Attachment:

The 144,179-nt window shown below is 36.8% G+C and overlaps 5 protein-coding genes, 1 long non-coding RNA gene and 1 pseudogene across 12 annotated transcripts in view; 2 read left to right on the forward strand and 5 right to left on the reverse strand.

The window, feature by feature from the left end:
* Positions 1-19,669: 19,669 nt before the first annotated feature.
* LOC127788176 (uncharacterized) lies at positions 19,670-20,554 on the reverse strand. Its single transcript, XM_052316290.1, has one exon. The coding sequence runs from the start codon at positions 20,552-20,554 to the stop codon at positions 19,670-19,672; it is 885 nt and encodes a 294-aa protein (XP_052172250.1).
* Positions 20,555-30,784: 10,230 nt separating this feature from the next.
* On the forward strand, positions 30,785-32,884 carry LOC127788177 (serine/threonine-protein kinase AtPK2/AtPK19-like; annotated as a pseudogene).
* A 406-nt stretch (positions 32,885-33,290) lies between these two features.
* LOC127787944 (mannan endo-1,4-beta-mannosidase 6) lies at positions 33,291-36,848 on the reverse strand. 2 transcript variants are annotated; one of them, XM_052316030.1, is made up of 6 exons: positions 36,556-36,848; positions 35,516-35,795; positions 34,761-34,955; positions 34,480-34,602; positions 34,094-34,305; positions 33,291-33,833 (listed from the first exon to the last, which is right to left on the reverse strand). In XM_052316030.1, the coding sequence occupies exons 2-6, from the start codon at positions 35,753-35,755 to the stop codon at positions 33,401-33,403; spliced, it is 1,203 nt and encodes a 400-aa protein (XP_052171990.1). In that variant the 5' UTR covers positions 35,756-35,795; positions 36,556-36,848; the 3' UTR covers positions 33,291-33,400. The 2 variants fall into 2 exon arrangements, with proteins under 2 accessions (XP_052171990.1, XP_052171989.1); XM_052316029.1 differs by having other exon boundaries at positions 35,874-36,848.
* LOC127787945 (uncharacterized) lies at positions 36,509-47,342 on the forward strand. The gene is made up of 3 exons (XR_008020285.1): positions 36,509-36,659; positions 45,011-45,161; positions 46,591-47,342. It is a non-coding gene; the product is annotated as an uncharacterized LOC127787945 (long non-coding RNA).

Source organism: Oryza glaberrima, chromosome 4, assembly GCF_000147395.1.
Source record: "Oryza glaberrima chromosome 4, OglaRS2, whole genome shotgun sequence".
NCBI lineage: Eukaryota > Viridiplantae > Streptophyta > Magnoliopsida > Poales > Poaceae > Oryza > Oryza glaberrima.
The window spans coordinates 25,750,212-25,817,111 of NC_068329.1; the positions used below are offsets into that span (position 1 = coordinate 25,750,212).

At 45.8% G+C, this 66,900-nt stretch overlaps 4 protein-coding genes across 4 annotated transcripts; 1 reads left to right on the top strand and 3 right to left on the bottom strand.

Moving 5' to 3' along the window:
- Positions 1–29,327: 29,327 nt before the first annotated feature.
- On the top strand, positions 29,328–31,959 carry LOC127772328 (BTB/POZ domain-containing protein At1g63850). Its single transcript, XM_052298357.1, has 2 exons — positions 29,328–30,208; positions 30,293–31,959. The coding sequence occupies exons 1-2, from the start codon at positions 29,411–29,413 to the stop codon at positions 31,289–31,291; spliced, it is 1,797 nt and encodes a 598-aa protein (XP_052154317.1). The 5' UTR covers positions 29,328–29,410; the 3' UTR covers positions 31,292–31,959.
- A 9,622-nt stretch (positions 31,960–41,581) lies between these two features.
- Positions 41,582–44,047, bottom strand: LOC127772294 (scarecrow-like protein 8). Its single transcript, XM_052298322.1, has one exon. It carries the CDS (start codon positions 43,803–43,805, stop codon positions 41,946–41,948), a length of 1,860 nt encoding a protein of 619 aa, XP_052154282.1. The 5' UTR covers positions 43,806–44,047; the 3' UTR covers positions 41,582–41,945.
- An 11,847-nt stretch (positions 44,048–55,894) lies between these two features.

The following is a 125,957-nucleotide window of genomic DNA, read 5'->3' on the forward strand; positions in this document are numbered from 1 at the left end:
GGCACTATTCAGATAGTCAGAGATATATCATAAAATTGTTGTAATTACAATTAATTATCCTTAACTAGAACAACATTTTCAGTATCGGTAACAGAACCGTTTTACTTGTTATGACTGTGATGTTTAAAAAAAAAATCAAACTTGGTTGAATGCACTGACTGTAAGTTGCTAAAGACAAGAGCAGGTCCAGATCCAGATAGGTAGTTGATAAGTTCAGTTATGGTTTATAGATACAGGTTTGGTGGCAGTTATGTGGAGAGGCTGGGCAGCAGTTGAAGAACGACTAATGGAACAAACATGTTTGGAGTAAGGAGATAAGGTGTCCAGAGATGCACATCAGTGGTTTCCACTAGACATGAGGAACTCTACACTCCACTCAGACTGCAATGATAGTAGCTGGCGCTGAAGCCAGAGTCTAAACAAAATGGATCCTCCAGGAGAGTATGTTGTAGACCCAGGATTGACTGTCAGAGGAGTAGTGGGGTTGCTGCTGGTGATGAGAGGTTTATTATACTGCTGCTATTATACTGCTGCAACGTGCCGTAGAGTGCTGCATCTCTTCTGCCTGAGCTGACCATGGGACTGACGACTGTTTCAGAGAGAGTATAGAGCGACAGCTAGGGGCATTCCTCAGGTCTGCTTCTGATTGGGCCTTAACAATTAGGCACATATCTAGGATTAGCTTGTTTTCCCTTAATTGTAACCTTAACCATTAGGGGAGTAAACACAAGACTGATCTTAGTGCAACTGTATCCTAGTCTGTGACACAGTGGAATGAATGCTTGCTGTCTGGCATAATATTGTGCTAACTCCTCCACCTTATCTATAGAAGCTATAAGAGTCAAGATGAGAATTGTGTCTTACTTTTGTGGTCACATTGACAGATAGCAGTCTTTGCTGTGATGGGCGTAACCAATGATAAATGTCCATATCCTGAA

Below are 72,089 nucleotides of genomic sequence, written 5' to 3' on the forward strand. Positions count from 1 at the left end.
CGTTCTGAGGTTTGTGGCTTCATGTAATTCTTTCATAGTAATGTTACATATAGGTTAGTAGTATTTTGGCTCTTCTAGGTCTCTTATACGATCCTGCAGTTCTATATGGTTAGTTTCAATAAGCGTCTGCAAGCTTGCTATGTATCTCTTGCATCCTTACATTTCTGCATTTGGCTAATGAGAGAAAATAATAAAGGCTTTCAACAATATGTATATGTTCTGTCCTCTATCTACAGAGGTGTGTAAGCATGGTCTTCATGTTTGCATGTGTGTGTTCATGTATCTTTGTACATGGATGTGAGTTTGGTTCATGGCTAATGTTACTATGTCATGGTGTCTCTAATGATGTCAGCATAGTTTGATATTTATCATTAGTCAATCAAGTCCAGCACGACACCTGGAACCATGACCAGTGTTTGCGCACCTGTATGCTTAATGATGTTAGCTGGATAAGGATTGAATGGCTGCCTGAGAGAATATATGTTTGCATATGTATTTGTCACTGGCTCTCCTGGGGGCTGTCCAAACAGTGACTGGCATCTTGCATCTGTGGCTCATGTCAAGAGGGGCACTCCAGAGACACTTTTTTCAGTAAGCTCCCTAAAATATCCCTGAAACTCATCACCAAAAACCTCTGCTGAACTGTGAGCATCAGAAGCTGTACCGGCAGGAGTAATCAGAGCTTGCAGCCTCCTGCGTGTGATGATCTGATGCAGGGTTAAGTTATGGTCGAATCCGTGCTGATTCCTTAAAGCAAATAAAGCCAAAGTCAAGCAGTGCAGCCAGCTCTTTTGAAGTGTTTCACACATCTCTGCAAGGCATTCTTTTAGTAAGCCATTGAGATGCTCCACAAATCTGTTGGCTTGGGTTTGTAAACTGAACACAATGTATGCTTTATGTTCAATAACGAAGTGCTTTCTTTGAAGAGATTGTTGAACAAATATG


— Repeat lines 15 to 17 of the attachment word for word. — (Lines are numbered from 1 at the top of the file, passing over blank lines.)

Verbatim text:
Moving 5' to 3' along the window:
- Positions 1–29,327: 29,327 nt before the first annotated feature.
- On the top strand, positions 29,328–31,959 carry LOC127772328 (BTB/POZ domain-containing protein At1g63850). Its single transcript, XM_052298357.1, has 2 exons — positions 29,328–30,208; positions 30,293–31,959. The coding sequence occupies exons 1-2, from the start codon at positions 29,411–29,413 to the stop codon at positions 31,289–31,291; spliced, it is 1,797 nt and encodes a 598-aa protein (XP_052154317.1). The 5' UTR covers positions 29,328–29,410; the 3' UTR covers positions 31,292–31,959.